Escrow fraud nearly leaves Columbus woman homeless

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Tanisha Lay nearly lost everything including her savings and her home.

She was in the process of selling her home and buying a new one when she found out the $27,000 she put down on the new home never arrived at the bank.

"I was devastated. I was absolutely devastated," she said.

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Lay would quickly learn she was the victim of a scam.

It started with an email from what she thought was her realtor on behalf of her title company.

It instructed her to wire her money to a Wells Fargo Bank in Minnesota. John Ferrell Senior was the real estate agent.

"Immediately that send off an alert because we don't send wiring instructions," he said.

Lay says she got a call from Wells Fargo saying everything was OK.

"Then the title company calls me back and said we just googled that number and it's associated with a lot of scams," she said.

To make matters worse, this happened the day she was to close on her new home.

Wiring money for real estate purchases is state law, but only until recently. In 2017, lawmakers passed what's called the Good Funds Law.

The law was passed as an attempt to combat fraud associated with the closings of residential real estate transactions.

The basic purpose of the law is to eliminate the use of checks and instead require the transfer of funds to purchase the property at closing to the title company by electronic transfer.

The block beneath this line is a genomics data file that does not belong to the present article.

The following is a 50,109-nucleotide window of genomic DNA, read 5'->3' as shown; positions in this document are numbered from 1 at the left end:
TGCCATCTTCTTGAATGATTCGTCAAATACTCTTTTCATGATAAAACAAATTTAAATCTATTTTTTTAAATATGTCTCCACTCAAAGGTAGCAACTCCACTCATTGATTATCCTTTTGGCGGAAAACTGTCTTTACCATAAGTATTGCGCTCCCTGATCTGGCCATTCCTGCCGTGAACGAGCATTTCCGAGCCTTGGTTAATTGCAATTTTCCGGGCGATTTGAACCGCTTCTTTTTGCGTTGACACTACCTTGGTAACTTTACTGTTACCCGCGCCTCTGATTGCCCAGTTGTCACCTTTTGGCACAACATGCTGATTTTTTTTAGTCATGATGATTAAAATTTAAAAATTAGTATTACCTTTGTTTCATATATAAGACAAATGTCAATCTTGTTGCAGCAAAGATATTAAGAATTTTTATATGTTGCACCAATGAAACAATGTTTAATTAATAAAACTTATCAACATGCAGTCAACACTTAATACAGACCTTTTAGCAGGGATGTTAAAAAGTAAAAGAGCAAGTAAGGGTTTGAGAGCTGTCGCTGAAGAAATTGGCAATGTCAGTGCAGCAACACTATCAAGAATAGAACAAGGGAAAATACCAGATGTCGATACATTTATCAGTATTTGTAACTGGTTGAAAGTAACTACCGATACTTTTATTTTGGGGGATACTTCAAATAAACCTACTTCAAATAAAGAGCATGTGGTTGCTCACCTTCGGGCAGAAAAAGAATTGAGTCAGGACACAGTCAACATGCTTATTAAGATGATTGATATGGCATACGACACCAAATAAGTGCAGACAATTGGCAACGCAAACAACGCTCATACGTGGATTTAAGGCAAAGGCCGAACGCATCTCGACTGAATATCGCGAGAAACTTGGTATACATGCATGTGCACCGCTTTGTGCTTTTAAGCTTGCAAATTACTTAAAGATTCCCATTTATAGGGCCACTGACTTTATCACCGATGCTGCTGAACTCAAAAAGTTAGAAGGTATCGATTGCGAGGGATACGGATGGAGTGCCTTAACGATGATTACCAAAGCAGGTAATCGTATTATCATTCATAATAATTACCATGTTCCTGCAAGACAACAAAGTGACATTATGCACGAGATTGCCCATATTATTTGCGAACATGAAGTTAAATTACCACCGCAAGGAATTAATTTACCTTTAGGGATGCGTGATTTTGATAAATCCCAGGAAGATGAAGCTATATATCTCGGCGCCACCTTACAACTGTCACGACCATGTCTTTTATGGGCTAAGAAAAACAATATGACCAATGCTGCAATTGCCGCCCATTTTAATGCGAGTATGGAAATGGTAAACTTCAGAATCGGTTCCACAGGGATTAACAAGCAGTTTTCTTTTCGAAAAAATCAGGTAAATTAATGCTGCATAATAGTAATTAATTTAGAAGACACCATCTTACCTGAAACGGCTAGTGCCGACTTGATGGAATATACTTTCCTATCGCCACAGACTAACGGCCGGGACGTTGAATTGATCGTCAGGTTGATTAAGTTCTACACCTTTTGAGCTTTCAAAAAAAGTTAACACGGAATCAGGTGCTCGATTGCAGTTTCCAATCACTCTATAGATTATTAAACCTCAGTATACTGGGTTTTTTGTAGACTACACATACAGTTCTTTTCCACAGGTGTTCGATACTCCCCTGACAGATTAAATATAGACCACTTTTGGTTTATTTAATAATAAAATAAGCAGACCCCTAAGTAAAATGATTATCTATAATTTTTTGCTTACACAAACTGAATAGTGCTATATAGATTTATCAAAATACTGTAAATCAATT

The Ohio legislature requires real estate transactions in excess of $10,000 to be wired. But soon afterward the law passed, crooks began creating fake wiring instructions and in the case of Lay she nearly lost everything.

"I just felt so duped that this happened to me," she said

Thanks to the diligence of her bank, her money was found and she closed on her home. She knows how lucky she is.

"I asked God for a miracle and he answered," she said.

Lisa Berger of AmeriTitle in Columbus, which was part of this real estate transaction, calls this scam "rampant."

She says in most cases, hackers gain access to real estate offices computers because they often don't have the most updated computer firewall protections and their information is sent out without encryption.

She tells 10TV, don't be surprised in the next 10 years to see all escrow payments handled through blockchain to guard against future hackers.

As for Lay, she says the next time she buys a home she will voice verify with her title company about any wiring instructions instead of following email instructions.